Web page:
The first Colombian literary censorship manual arose in 1910 due to Pedro Ladrón Guevara, Spanish priest based in Bogotá, claiming in its introduction that a book would end up in that list when it was ‘Heretic, impious, sceptical, blasphemous, clergy-phobic, evil, of evil ideas, deleterious, harmful, hazardous, immoral, obscene, dishonest, lascivious, lustful, free, indecent, cynical, sultry, sensual, passionate, dangerous to youths, imprudent, reckless.’ Up to 2,057 authors were banned, including all the aforementioned ones as well as Baudelaire, Casanova, Defoe, Dumas, Isaacs, Melville, Nietzsche y Donatien Alphonse François, Marquis de Sade.
Bogotá-born liberal writer José María Vargas Vila was particularly off-putting to censors, having published most of his novels during the period of Conservative supremacy (1886 – 1930). The clergy stated his books, particularly his debut ‘Aura or the Violets’, stemmed from his atheism.
In ‘The She-Wolf Udder’, Vargas denounced the Church indoctrination:
‘Those were catechist nuns prone to teaching, mixing the most absurd fanaticism with a rudimentary barbarian pedagogy; they were one of the thousand tentacles Rome has over the cities and fields in the Americas, in order to take control of the souls and expand their immense herd of believers; sent to convert savages up the mountains, they always remain in the cities, savaging up children with the slow infiltration of the religious virus.’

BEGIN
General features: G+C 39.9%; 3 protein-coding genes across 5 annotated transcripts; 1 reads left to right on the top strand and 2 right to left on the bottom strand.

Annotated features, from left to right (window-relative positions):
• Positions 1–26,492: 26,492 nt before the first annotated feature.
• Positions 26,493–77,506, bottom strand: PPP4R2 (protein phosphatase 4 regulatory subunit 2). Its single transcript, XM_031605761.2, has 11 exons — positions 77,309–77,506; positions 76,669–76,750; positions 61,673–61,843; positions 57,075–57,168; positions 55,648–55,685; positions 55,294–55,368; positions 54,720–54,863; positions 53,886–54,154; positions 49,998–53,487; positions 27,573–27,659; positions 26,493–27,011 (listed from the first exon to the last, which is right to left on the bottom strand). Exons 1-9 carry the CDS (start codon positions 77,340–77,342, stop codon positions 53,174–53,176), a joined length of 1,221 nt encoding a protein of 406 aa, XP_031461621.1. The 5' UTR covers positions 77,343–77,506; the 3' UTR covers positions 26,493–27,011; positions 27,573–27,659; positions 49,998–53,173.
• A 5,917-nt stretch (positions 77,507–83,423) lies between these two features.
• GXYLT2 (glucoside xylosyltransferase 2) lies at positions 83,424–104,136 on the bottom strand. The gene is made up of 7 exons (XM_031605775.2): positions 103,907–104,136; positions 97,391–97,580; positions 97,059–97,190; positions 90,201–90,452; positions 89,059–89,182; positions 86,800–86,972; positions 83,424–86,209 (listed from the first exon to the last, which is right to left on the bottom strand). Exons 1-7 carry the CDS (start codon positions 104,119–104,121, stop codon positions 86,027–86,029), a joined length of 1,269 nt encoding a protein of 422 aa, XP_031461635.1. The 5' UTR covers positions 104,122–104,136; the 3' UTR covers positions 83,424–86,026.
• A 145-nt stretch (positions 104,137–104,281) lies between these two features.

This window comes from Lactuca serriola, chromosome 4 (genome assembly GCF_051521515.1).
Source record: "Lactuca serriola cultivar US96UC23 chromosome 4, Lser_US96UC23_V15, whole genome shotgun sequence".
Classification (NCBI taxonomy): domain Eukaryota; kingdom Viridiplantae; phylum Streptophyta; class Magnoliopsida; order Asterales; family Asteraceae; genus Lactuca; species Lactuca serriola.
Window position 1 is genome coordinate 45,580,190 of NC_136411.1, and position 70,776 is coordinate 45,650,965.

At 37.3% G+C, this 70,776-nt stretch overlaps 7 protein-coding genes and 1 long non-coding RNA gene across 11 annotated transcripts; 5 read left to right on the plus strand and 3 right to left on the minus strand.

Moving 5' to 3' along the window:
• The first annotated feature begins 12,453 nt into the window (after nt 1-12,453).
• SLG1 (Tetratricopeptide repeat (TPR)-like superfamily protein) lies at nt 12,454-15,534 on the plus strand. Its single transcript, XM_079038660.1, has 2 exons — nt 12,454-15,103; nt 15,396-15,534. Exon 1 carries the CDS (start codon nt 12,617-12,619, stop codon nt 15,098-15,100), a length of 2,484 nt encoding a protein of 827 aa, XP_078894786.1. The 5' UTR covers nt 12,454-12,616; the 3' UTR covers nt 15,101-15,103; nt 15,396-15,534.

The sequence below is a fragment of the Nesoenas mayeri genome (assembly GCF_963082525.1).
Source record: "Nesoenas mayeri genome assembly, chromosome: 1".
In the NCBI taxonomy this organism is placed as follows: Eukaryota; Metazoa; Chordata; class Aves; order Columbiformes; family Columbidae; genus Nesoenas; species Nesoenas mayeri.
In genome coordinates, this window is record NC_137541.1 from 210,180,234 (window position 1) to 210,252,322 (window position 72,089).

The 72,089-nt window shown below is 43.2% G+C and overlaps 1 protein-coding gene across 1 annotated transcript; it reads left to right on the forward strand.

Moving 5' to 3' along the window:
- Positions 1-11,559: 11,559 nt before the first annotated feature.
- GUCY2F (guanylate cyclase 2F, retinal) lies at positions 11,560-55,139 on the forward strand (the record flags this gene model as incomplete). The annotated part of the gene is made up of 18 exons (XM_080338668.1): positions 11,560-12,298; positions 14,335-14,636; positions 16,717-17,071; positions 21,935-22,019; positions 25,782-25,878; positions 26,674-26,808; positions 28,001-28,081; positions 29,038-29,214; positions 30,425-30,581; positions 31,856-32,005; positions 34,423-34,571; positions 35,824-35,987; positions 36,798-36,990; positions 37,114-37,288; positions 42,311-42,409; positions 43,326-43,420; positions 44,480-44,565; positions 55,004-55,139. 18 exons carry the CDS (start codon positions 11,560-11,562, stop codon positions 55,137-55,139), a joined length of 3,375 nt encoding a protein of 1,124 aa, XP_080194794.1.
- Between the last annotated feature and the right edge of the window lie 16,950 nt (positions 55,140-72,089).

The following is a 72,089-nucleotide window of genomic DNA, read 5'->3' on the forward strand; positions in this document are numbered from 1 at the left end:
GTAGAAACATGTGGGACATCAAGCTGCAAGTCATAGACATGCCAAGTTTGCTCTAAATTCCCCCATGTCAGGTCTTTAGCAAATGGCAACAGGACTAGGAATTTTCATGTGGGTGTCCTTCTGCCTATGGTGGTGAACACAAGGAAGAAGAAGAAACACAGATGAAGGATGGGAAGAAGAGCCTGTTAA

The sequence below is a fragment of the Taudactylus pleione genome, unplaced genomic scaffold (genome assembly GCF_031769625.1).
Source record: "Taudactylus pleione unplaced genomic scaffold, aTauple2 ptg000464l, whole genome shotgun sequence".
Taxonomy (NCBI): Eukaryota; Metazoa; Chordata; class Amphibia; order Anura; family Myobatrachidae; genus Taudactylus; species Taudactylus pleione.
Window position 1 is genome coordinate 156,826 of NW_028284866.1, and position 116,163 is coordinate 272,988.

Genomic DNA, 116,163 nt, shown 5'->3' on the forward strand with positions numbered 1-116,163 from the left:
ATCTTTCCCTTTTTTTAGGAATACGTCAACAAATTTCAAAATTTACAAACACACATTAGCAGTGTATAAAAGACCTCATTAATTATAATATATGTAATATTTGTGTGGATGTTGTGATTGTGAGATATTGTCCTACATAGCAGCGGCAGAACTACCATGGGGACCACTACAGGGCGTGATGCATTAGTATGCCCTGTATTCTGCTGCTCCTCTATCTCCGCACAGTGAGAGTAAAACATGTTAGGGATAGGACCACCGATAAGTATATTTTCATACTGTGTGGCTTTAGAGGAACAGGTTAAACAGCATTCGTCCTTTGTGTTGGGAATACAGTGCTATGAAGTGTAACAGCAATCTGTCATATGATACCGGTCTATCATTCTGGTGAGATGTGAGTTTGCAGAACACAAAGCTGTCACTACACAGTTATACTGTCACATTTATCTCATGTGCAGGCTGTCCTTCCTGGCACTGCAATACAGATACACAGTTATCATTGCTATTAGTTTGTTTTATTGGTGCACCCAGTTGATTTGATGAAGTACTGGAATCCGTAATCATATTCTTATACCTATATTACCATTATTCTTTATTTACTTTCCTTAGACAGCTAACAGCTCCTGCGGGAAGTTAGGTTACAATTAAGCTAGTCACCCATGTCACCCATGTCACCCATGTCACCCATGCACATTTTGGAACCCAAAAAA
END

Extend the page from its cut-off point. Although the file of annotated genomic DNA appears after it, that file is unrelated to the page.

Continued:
With such a scathing sharp quill, censorship from the clergy was to be expected.
Also blacklisted were Bernardo Arias Trujillo, who had written ‘By the fields of Sodom: intimate confessions of a homosexual’ (1932) and General Rafael Uribe Uribe for his essay ‘Colombian liberalism is not a sin’ (1912), which had been penned as a response to ‘Liberalism is sin’ (1884) by Felix Sardá y Salvany in Spain, and which supported free speech. It was even globally censored as it was included in the Banned Books Index by the Vatican.